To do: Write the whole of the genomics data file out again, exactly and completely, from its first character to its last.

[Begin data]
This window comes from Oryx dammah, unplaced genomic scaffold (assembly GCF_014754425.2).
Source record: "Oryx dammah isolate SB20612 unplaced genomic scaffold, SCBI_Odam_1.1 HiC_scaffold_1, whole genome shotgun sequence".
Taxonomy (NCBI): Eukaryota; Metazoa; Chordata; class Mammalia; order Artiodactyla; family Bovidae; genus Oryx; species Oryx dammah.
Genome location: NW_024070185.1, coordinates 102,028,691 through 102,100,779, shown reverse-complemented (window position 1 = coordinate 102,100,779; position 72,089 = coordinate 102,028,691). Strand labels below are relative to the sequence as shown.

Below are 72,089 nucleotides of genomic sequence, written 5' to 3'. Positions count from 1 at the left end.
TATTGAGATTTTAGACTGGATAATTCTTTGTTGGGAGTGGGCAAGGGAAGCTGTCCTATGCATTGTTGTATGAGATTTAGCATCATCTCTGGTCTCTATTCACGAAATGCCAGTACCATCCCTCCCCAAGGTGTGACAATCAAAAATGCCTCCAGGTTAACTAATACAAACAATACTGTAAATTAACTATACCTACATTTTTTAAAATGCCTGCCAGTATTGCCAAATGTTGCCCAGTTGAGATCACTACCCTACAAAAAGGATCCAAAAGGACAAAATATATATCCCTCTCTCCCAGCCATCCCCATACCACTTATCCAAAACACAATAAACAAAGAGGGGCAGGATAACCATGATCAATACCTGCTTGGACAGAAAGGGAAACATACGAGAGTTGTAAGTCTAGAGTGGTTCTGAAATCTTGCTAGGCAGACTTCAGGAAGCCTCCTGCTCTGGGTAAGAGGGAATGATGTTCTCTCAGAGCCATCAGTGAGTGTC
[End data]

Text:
This window comes from Oryx dammah, unplaced genomic scaffold (assembly GCF_014754425.2).
Source record: "Oryx dammah isolate SB20612 unplaced genomic scaffold, SCBI_Odam_1.1 HiC_scaffold_1, whole genome shotgun sequence".
Taxonomy (NCBI): Eukaryota; Metazoa; Chordata; class Mammalia; order Artiodactyla; family Bovidae; genus Oryx; species Oryx dammah.
Genome location: NW_024070185.1, coordinates 102,028,691 through 102,100,779, shown reverse-complemented (window position 1 = coordinate 102,100,779; position 72,089 = coordinate 102,028,691). Strand labels below are relative to the sequence as shown.

Below are 72,089 nucleotides of genomic sequence, written 5' to 3'. Positions count from 1 at the left end.
TATTGAGATTTTAGACTGGATAATTCTTTGTTGGGAGTGGGCAAGGGAAGCTGTCCTATGCATTGTTGTATGAGATTTAGCATCATCTCTGGTCTCTATTCACGAAATGCCAGTACCATCCCTCCCCAAGGTGTGACAATCAAAAATGCCTCCAGGTTAACTAATACAAACAATACTGTAAATTAACTATACCTACATTTTTTAAAATGCCTGCCAGTATTGCCAAATGTTGCCCAGTTGAGATCACTACCCTACAAAAAGGATCCAAAAGGACAAAATATATATCCCTCTCTCCCAGCCATCCCCATACCACTTATCCAAAACACAATAAACAAAGAGGGGCAGGATAACCATGATCAATACCTGCTTGGACAGAAAGGGAAACATACGAGAGTTGTAAGTCTAGAGTGGTTCTGAAATCTTGCTAGGCAGACTTCAGGAAGCCTCCTGCTCTGGGTAAGAGGGAATGATGTTCTCTCAGAGCCATCAGTGAGTGTC